Researchers have made 3D reconstructions of two 300-million-year-old insect nymphs by putting the rare fossils under an X-ray.
The scientists have not pinned down the precise identity of either bug, or matched them with their adult counterparts, but they say their scans offer the most complete picture of baby insects from this prehistoric Paleozoic Era.
Both insects are just over 0.8 inches (2 centimeters) long and their fossils, which date to the late Carboniferous period (part of the Paleozoic Era), were found at Montceau-les-Mines in France. The researchers, led by Russell Garwood, of the U.K.'s University of Manchester, published their reconstructions online Sept. 25 in the journal PLoS ONE.
The scientists named one of the insects Anebos phrixos, drawing on the Greek words for "young" and "bristling," the latter of which alludes to the insect's defensive spines. The researchers did not name the other insect, but said it resembles a modern cockroach with a flat body that allowed it to squeeze into narrow crevices and avoid making shadows that might attract predators.
The 3D reconstructions also gave the researchers detailed pictures of the young insects' mouthparts, which hold clues about their diet. In the roach-like nymph, they found little evidence of specialization in its mandibles, maxilla and other parts, suggesting it ate just about anything.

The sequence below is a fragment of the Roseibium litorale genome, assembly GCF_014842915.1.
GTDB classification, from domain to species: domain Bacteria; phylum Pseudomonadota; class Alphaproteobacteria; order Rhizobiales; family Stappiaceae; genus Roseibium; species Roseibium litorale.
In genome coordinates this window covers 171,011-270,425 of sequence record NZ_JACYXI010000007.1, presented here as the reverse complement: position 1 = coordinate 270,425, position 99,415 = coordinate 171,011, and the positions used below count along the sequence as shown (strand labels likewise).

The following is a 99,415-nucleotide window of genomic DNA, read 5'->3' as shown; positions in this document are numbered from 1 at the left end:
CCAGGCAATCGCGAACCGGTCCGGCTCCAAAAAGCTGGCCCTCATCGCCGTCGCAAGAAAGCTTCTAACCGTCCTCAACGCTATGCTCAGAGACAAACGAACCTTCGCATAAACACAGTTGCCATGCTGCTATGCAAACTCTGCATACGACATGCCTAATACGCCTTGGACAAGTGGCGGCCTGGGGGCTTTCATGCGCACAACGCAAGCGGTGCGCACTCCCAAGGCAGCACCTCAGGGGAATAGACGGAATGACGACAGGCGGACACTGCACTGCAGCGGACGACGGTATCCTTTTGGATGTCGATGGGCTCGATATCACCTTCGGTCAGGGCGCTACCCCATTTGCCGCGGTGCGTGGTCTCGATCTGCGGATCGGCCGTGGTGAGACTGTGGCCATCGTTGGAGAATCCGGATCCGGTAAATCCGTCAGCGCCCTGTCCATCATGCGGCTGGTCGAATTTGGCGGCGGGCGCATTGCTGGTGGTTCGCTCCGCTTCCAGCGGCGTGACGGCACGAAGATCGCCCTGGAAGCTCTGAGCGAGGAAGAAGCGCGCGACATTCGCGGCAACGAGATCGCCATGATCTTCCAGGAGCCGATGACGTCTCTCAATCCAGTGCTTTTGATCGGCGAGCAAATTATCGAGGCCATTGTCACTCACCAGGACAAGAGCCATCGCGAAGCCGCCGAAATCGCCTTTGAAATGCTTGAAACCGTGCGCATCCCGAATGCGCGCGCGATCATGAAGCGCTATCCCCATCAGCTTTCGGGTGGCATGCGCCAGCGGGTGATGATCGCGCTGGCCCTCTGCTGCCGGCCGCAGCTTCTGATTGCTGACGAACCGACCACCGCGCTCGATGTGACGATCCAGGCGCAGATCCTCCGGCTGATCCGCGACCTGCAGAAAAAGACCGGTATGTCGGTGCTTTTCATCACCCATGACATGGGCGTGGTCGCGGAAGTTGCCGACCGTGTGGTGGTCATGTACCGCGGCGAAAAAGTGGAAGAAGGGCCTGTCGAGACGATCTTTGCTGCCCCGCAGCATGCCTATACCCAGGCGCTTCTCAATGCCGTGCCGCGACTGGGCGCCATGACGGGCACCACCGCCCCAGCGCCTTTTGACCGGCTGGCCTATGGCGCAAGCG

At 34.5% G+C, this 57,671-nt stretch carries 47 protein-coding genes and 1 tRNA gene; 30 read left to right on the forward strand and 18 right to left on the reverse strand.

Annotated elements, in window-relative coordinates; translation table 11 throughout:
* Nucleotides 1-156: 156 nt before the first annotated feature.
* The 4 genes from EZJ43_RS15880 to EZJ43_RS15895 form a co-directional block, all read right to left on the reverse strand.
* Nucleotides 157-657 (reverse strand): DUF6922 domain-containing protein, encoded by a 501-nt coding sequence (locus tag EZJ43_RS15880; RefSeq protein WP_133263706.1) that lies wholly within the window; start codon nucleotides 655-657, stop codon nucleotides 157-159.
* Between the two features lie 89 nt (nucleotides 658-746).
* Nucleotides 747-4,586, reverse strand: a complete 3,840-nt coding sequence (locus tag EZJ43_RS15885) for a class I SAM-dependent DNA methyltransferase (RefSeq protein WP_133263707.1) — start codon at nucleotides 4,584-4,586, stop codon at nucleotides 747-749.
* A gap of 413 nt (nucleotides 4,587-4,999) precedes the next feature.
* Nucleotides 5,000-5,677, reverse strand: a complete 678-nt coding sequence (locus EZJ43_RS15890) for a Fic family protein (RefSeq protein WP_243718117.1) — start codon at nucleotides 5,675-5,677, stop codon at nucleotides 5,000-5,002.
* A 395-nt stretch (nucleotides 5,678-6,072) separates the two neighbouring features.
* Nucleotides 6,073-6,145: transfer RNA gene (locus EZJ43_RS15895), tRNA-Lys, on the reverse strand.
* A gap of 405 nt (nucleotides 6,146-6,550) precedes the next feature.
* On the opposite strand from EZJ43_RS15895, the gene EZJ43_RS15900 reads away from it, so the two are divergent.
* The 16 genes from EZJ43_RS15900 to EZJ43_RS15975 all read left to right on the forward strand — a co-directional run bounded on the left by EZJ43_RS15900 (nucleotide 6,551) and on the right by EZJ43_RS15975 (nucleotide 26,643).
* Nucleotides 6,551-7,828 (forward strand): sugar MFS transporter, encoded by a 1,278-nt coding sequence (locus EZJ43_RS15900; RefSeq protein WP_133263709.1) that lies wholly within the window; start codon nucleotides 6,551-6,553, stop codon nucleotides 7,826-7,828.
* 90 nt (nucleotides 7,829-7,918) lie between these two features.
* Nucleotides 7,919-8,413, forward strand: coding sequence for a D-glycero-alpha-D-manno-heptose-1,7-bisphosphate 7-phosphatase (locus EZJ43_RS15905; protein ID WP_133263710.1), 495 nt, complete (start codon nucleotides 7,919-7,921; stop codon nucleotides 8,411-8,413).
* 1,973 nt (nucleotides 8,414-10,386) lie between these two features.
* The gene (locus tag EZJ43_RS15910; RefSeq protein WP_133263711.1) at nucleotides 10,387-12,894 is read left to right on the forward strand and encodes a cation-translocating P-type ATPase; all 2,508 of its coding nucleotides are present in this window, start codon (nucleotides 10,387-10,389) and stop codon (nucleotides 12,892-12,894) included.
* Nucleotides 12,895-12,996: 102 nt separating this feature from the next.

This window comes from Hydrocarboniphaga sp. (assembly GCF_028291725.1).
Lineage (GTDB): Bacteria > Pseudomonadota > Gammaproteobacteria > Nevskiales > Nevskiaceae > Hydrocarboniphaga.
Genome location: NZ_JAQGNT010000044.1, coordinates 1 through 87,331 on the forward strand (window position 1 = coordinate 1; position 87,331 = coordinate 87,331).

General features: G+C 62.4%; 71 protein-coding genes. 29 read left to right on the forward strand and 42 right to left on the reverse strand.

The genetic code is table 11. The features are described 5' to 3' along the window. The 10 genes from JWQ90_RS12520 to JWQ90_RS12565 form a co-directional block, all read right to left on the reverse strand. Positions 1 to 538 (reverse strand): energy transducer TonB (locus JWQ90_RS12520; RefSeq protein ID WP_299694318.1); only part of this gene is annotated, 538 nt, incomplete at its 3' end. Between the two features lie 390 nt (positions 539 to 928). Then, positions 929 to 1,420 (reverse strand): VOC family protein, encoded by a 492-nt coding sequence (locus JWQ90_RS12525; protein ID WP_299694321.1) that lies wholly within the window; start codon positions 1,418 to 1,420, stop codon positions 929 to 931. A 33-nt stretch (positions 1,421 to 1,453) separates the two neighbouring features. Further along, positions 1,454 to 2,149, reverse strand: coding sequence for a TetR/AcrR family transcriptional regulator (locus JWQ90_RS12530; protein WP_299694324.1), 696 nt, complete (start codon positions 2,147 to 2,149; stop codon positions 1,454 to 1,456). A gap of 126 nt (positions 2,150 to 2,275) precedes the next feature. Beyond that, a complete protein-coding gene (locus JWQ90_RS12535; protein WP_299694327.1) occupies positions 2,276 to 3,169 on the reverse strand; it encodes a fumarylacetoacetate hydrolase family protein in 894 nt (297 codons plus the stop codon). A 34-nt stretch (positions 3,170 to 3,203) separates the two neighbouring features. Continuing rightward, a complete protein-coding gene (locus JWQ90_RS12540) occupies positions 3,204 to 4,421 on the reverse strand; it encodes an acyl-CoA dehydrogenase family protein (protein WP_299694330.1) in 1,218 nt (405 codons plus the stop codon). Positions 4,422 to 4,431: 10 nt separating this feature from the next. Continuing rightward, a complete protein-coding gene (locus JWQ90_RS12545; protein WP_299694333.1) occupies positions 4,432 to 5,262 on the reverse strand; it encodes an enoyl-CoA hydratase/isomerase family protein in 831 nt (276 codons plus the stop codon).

"Much like modern forest roach nymphs, they could have eaten decaying and rotting matter on the forest floor," the scientists wrote.
Researchers have been turning to CT scans to analyze fossils in a non-invasive way. Another team reported Sept. 18 in the journal Paleontology that they reconstructed a spiny mollusk that creeped around the sea 390 million years ago with the same method. Taking their digital reconstruction a step further, they used a 3D printer to make a physical model of the sea creature. [See Images of Reconstructed Sea Creature]
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